FIG. 5 shows a panel board assembly 40 in which a plurality of panel assemblies B of different lengths and width are secured together by screws 42. Terminal lugs r 31 are inserted in holes 29 at the ends of slots 28 for connection to external circuits. The sheet 21 in each of panel assemblies B is secured to an insulation sheet 24 as explained in connection with FIGS. 1, 2 and 4. Wires 30 are pressed into the slots 23, and terminate at opposite ends in lugs 31. y
The panel assemblies can be made in two or more plies or layers. They can be made of hard material such as phenolic plastic, acrylic, hard rubber or the like. They may also be made of soft material such as soft rubber, I'iberboard and other insulation materials.` The several laminations of a panel board assembly can be secured together by any suitable means such as screws, rivets, glues, etc. It desired, outer surfaces of the panel board assembly can be coated with varnish or other insulation coatings.
In FIGS. 6 and 6A is shown another panel board assembly in which panel boards 52a, 52b overlap each other. The boards are secured by glue 5l. One end of board 52a extends outwardly beyond board 52b and the opposite end of board 52b extends beyond board 52a. Each of the boards is formed with rectangular crossed grooves 54.
At certain intersections of the grooves are `formed holes 5S. The holes in the two boards may be disposed in registration with each other.
A caple 6i) has insulated wires 61 dressed in grooves 54 of board 52a. These wires terminate at solder terminals 56. The several terminals can be numbered as indicated by numbers 57 marked Xon the board. From the terminals 56 other wires 30a are set in the grooves in various ways. Wire #1, for example, extends laterally out of the assembly at the left for connection to an external circuit. Wire #2 continues up to a hole 55B, then through board 52a to board 52h. The wire then is connected to solder terminal 56a on board 52h. From there external wire 59 is connected to an external circuit. A branch of wire #2 is connected to another external circuit via external wire 59a at solder terminal 56h.
Wire #3 goes through hole 55., to board 521, and the extends along a horizontal groove. The wire #3 extends laterally out of the assembly at the Vright side of the assembly. Wire #4 extends up to hole 55d and then through this hole to board 52". External wire 60 is connected to terminal 61 of wire #4.
Wire #5 extends up to hole 55e, then through this hole to the board 52h. The wire then extends laterally out of the right side of the assembly.
Wire #6 extends up to a cross groove 5ft and then laterally to a longitudinal groove S4". The wire extends to hole 55f and through this hole to board 52h where it is connected to external wire 62 at terminal 63.
Wires #7, #8 and #9 are connected between terminals 56 and terminals 56E, respectively. Laterally extending wires 64 are connected between terminals 56%L and external circuits.
It will be apparent that the cross-grooved arrangement of the superimposed panel boards makes possible many wire dressing arrangements. Wires can cross each other or can be dressed in the same direction.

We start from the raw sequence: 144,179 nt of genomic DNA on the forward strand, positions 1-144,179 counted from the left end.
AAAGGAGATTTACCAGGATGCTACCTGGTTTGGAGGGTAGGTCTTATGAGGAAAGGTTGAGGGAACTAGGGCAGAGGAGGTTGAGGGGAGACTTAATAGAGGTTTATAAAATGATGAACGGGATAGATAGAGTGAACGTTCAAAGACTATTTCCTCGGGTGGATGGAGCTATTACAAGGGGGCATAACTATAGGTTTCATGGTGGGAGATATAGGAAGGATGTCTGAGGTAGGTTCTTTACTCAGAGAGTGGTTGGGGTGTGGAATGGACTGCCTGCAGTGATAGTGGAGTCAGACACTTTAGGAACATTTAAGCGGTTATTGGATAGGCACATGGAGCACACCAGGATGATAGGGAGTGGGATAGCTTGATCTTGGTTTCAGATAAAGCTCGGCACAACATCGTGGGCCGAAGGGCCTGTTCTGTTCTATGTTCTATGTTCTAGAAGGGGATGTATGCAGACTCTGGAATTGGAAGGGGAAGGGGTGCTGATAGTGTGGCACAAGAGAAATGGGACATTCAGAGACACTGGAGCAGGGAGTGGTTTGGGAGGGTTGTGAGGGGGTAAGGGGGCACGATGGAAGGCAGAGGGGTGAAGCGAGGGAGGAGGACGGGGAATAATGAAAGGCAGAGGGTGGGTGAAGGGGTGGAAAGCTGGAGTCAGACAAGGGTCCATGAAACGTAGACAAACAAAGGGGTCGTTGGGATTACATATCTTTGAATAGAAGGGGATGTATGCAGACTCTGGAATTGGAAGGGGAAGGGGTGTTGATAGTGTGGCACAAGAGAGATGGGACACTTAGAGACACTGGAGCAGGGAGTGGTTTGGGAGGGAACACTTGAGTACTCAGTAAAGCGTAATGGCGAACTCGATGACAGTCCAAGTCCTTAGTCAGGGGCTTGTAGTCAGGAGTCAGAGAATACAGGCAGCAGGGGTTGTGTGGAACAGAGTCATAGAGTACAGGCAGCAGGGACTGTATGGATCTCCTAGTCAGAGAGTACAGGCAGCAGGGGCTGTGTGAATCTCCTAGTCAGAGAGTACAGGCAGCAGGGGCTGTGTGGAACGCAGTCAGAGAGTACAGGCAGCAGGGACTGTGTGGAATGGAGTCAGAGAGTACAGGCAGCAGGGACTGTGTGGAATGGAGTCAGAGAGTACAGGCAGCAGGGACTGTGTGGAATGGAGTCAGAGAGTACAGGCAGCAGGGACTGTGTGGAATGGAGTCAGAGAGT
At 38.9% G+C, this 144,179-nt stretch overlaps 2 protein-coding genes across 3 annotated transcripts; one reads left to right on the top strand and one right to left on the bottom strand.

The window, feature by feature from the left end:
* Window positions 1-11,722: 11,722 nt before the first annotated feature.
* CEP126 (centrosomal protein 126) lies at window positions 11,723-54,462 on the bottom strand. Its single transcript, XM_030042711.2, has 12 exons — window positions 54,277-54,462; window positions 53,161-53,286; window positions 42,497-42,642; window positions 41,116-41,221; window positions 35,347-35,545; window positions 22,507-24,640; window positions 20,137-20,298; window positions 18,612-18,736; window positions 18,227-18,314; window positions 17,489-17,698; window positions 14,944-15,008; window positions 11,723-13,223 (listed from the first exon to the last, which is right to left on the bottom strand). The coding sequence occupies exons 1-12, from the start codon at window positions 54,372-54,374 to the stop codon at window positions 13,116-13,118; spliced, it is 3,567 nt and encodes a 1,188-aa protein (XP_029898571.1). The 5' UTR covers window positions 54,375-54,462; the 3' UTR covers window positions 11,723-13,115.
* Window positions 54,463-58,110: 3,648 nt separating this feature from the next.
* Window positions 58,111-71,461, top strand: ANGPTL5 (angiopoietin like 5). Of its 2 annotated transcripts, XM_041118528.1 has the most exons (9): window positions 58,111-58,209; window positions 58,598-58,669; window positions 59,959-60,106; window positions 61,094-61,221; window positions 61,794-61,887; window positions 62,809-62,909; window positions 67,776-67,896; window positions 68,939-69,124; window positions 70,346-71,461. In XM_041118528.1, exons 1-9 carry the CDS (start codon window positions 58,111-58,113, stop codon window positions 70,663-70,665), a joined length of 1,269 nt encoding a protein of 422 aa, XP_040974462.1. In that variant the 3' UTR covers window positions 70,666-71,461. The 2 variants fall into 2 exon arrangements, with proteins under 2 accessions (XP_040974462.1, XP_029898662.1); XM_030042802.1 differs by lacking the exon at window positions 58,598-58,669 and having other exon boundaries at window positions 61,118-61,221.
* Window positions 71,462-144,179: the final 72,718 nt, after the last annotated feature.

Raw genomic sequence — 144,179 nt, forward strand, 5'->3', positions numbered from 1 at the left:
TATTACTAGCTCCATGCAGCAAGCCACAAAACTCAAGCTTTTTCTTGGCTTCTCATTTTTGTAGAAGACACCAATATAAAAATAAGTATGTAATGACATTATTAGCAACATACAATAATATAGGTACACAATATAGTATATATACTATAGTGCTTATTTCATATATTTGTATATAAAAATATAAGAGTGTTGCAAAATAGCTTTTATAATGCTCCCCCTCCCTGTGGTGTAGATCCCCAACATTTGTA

The panels boards 52a and 52.a can have grooves of different widths and depths depending on the diameters of the wires to be iitted in the grooves. Holes can be driller in the boards atall intersections of the cross grooves or at only selected points, where vertical and horizontal grooves intersect. Eyelets can be inserted in the holes if external components are to be connected to the board. Thus in FIG. 9, a resistor 65 has one end lead 66 inserted in eyelet 67 and secured by solder 6ft` or board 52C. The eyelet is set into hole 69 drilled in the board. Wire '711 is dressed around in a loop 71 to connect with the eyelet. FIGS. 7 and 8 show 'the board f?.c prior `to insertion of wires 7@ into the grooves 54 and insertion of eyelets into holes 69.
If external wire connections are to be made, then terminal lugs 72 can be inserted into the holes 6 9. The ends of the wires "7@ can be looped around these lugs. If desired, crossing wires can be shunted around the rear or underside of the board. This will be done by passing the wires through the holes or eyelets in a manner similar to that employed in FIG. 6.
The panel boards can be cross-grooved on both sides as illustrated in FIGS. and 10A. The grooves 74a, Mb on the opposite sides of board 75 are preferably disposed in registration. Holes 76 extend through the board to communicate with grooves on vopposite sides of the board. Thicker boards or panel sheets will be used when grooves are formed on both sides to insure sutiicient strength to the board structure at the intermediate section 77. The grooves on the opposite sides can have diiferent depths and widths. The cross-grooves can be made by sawing, routing, molding or pressing, depending on the type of material of the board. n
The cross-grooved boards can be used for breadboard wiring in experimental Work. The bare wire will stay securely in place -when pressed or rolled into the grooves. Wires can be cross directed to any desired terminals. The terminals can be -used to interconnect other boards or external components. The bare wires can be covered by insulated sheets or by suitable insulation coatings I as indicated in FIG. 9.